The Devil’s Chord: Doctor Who from Ruby Road to Abbey Road

The Devil’s Chord: Doctor Who from Ruby Road to Abbey Road May 13, 2024

The second of the new Doctor Who episodes is called “The Devil’s Chord.” The title and the opening sequence make reference to the notion that the church banned tritones because they were demonic. Although Doctor Who started out aiming to teach young people about history, it has regularly repeated pseudohistorical notions, and this most recent episode is an example of that. The fact that someone called the dissonance created by two notes a half step apart or by a diminished fifth/augmented fourth as “the devil in music” should not be taken as anything other than a metaphor. If you’re aiming for beauty then such dissonance needs to be kept to a minimum. That’s not theology, it is aesthetics based in physics.

Be that as it may, the premise of music being used to conjure, and the being (“the Maestro”) who appears starting to play the Doctor Who theme on the piano and then having it segue into the actual opening credits is effective.

For those interested in religion, the Doctor’s reference to everyone wanting to go to Mars or Bethlehem rather than see the Beatles is striking, and not just because of John Lennon’s quip that the Beatles had become “bigger than Jesus Christ.” (See my short story “Certainty” for time travel to Jerusalem in the first century. It was recently reprinted in Esoterica Magazine. Also don’t forget about when the Doctor said he went to the original Christmas.)

What happens next is hilarious, if also somber. The Beatles (and also Cilla Black) are seen singing songs, but not good ones. Even an orchestra is heard playing a dissonant version of “Three Blind Mice.” It turns out that it is not only music that has changed, but historical events are going awry too. The Doctor says, “If music is gone that means everything has changed.”

The Doctor and Ruby talk to Paul and John and there is a hint that there is a holy music they have an inkling of, but then we see glimpses of the Maestro and that’s it. No love songs, no dancing.

There is also a great open-ended discussion of whether the Doctor’s granddaughter escaped the genocide of the time lords.

Ruby plays the piano in an effort to bring the music back and we see people responding emotionally. Then the Maestro appears cackling the giggle of the Toymaker. The Doctor makes reference to the Maestro in religious terms:

“That thing must be part of the Pantheon. Oh God.”

“One trick – that’s all you get with the gods.”

We also get to see a world robbed of the beauty, artistic, and poetic that music and also mysticism make room for. The Doctor says, “Without music the human race goes sour.” If there’s no way to express a broken heart, humans go to war without even knowing why. We learn that the Maestro seeks aeolian tones, music produced without people. We also get a moving appearance of the Carol of the Bells. Hearing it leads the Maestro to ask, “How can a song have so much power, power like the oldest one?” Am I right that somehow that carol is inherently transcendent, haunting, full of power in the way the episode describes? Is there anyone for whom it doesn’t have that effect?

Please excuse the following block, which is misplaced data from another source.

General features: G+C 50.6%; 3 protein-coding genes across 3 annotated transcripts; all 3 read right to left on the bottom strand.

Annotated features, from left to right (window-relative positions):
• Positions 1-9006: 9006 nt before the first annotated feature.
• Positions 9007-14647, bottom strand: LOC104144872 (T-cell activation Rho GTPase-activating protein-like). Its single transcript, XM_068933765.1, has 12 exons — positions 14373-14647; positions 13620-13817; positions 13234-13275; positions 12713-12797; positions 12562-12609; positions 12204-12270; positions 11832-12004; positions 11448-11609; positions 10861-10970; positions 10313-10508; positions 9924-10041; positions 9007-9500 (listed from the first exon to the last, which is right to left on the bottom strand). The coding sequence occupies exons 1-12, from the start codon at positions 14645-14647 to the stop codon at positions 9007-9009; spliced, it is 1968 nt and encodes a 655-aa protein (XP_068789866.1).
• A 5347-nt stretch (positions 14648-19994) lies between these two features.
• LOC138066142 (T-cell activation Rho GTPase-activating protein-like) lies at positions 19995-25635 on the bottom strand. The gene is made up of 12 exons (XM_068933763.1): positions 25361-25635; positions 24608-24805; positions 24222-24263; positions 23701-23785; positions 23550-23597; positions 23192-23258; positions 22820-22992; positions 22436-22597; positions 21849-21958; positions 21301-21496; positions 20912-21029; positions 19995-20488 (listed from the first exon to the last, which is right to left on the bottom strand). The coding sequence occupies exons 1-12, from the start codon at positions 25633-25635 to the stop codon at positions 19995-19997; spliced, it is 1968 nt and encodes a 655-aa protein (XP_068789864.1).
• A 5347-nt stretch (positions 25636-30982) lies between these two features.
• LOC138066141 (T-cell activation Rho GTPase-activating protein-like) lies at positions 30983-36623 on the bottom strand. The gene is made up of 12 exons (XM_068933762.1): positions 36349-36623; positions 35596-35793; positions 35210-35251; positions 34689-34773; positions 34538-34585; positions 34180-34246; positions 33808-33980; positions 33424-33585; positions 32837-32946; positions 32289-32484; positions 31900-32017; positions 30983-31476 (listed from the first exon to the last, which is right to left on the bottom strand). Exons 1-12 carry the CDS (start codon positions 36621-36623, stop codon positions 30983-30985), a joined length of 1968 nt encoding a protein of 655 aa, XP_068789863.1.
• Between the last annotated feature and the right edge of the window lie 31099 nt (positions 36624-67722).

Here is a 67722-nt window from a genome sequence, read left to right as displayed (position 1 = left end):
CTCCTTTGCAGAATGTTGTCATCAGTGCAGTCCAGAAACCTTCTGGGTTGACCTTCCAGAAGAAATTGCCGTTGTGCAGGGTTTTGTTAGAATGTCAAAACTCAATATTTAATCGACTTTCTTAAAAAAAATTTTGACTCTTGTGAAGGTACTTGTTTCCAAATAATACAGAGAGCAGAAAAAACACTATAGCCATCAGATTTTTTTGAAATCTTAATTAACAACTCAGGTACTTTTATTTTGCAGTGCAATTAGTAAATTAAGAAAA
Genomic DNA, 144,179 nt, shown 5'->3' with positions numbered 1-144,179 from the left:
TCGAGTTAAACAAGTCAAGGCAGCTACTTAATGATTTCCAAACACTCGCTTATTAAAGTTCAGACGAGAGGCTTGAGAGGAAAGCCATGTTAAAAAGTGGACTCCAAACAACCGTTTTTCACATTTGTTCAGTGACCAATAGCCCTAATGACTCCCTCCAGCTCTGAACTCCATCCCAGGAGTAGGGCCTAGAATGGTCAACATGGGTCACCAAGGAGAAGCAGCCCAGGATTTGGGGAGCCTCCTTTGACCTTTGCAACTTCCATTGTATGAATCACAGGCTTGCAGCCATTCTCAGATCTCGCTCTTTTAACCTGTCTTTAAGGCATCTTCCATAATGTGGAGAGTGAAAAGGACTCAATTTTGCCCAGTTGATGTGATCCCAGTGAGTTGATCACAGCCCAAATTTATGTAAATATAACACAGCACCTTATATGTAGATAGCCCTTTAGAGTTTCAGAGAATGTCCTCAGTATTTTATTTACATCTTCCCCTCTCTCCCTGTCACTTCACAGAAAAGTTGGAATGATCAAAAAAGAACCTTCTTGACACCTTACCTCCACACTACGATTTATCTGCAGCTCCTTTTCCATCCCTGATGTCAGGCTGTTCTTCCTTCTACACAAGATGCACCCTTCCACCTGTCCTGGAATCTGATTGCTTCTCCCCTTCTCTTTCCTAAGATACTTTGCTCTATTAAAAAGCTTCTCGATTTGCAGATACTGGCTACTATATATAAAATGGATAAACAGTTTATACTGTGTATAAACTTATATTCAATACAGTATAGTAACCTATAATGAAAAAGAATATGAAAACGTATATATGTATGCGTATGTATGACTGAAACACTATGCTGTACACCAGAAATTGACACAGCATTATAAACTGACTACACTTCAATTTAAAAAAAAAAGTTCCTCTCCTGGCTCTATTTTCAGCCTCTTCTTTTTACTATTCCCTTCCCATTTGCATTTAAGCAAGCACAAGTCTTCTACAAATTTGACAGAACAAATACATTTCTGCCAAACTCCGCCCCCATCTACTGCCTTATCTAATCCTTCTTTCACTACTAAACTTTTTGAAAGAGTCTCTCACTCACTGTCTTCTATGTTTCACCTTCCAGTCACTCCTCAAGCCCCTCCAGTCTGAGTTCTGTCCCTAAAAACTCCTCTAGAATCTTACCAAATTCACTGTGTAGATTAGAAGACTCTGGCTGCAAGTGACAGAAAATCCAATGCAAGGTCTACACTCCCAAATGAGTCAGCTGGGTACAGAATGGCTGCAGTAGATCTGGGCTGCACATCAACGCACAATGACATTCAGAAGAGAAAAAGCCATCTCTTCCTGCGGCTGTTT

We then get a “music battle” (as the Maestro calls it) which has inherent religious overtones thanks to the scenario’s depiction in songs like “The Devil Went Down to Georgia” and the movie Crossroads. The Doctor seems to be winning but then messes up the last note. But then Paul and John come and play, as Paul recalls what he said, you put the notes together and it is like the most holy thing on earth. They discover the notes the Doctor had played and add the last one. Just as the so-called “devil’s chord” summoned the Maestro, the “secret chord” (perhaps the one that Leonard Cohen says “pleased the Lord”) reverses it.

The Maestro, before being banished, says “The one who waits is almost here.”

If you have read my blog for a while you’ll know that music is one of the major elements in my religious faith. It expresses aspects of life that go beyond words, and points towards transcendence, depth, and mystery. I don’t mean specifically religious music. Often it is music without words that touches my heart and brings joy and hope to my soul, as so often in this episode (apart from the bits of rock comedy).

Carol of the Bells is but one wonderful example.

See here for some past Doctor Who Beatles intersections. The actual Beatles appeared on the very early Doctor Who episode “The Chase.”

What did you think of “The Devil’s Chord”?

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